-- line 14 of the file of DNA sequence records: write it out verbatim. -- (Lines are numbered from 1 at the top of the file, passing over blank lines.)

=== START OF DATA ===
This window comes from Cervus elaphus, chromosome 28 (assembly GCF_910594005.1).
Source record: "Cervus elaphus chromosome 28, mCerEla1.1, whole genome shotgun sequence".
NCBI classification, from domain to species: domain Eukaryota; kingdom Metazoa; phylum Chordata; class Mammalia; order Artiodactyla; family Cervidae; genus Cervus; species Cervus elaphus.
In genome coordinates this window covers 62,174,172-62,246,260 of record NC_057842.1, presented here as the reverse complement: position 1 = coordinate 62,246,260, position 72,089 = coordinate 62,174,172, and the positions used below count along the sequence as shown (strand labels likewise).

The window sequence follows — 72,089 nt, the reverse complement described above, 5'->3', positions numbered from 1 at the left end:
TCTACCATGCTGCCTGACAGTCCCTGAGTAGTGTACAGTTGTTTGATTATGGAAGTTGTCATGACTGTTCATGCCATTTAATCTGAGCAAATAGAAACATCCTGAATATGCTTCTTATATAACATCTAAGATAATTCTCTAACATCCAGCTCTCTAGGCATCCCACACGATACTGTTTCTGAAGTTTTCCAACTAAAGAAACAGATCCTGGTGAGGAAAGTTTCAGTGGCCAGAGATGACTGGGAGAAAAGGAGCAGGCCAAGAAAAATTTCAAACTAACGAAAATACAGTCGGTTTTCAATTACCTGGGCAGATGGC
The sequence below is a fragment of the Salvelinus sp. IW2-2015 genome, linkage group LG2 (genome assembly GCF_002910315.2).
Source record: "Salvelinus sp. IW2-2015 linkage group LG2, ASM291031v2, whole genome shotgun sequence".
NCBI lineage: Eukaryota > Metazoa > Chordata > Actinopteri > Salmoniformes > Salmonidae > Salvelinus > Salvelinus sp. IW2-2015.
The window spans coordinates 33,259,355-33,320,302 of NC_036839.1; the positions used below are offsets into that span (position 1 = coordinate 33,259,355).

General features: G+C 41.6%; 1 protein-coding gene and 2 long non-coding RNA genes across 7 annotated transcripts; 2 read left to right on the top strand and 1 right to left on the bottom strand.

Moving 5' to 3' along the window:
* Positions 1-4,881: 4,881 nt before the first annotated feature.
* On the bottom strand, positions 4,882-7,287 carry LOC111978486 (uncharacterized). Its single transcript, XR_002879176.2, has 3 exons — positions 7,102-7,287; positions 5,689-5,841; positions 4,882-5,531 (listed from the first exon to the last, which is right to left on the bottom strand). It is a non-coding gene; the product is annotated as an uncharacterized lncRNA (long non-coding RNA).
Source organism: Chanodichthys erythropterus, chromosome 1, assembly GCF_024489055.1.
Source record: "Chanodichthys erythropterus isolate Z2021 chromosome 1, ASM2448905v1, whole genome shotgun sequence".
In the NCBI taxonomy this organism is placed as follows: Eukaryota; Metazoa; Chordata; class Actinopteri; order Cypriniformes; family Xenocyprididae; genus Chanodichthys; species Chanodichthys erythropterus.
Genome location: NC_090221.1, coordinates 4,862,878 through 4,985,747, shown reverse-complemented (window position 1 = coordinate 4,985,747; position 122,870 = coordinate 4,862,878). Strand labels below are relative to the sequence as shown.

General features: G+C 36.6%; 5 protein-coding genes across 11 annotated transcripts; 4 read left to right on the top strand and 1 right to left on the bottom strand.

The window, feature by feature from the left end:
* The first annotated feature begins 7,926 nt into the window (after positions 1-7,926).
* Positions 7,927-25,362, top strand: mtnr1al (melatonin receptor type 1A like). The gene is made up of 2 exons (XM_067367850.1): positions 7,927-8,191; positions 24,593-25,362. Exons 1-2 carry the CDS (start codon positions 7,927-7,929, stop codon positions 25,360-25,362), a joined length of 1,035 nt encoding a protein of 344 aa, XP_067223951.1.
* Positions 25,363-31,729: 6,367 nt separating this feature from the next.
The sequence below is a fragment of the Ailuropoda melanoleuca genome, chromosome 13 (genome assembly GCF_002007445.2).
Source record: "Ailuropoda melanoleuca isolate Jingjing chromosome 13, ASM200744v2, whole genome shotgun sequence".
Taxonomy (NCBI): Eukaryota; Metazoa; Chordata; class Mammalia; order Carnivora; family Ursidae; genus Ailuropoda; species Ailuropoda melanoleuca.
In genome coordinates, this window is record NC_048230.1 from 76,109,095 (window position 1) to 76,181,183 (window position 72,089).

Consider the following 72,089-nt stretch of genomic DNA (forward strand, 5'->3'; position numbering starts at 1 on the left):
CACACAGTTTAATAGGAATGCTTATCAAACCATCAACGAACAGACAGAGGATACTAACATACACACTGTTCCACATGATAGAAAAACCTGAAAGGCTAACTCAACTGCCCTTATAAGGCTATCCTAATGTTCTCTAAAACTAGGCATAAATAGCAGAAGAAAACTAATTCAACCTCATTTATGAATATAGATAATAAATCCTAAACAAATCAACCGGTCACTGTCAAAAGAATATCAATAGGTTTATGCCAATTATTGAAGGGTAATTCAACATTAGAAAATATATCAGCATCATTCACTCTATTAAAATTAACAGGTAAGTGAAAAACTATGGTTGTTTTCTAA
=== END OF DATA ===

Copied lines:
* On the bottom strand, positions 4,882-7,287 carry LOC111978486 (uncharacterized). Its single transcript, XR_002879176.2, has 3 exons — positions 7,102-7,287; positions 5,689-5,841; positions 4,882-5,531 (listed from the first exon to the last, which is right to left on the bottom strand). It is a non-coding gene; the product is annotated as an uncharacterized lncRNA (long non-coding RNA).